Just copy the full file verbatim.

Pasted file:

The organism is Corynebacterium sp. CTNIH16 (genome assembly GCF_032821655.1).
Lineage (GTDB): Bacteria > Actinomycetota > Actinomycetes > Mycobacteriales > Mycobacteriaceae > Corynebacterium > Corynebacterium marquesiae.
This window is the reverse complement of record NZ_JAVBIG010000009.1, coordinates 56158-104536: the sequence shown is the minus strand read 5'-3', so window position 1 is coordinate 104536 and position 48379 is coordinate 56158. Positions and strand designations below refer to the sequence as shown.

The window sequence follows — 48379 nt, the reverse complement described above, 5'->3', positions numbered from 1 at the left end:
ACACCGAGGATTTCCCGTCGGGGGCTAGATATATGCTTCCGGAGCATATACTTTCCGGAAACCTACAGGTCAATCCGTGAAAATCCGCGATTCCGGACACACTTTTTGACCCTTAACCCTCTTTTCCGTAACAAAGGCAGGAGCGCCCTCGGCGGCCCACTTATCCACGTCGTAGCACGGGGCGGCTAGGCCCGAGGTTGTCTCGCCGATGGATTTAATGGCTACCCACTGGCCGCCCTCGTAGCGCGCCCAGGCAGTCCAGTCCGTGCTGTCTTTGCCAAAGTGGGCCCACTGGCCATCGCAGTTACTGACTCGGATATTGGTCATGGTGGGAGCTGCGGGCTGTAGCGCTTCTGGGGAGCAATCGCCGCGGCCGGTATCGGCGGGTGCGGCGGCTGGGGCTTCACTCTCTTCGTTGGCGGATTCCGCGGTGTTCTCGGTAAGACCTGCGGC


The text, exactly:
The organism is Corynebacterium sp. CTNIH16 (genome assembly GCF_032821655.1).
Lineage (GTDB): Bacteria > Actinomycetota > Actinomycetes > Mycobacteriales > Mycobacteriaceae > Corynebacterium > Corynebacterium marquesiae.
This window is the reverse complement of record NZ_JAVBIG010000009.1, coordinates 56158-104536: the sequence shown is the minus strand read 5'-3', so window position 1 is coordinate 104536 and position 48379 is coordinate 56158. Positions and strand designations below refer to the sequence as shown.

The window sequence follows — 48379 nt, the reverse complement described above, 5'->3', positions numbered from 1 at the left end:
ACACCGAGGATTTCCCGTCGGGGGCTAGATATATGCTTCCGGAGCATATACTTTCCGGAAACCTACAGGTCAATCCGTGAAAATCCGCGATTCCGGACACACTTTTTGACCCTTAACCCTCTTTTCCGTAACAAAGGCAGGAGCGCCCTCGGCGGCCCACTTATCCACGTCGTAGCACGGGGCGGCTAGGCCCGAGGTTGTCTCGCCGATGGATTTAATGGCTACCCACTGGCCGCCCTCGTAGCGCGCCCAGGCAGTCCAGTCCGTGCTGTCTTTGCCAAAGTGGGCCCACTGGCCATCGCAGTTACTGACTCGGATATTGGTCATGGTGGGAGCTGCGGGCTGTAGCGCTTCTGGGGAGCAATCGCCGCGGCCGGTATCGGCGGGTGCGGCGGCTGGGGCTTCACTCTCTTCGTTGGCGGATTCCGCGGTGTTCTCGGTAAGACCTGCGGC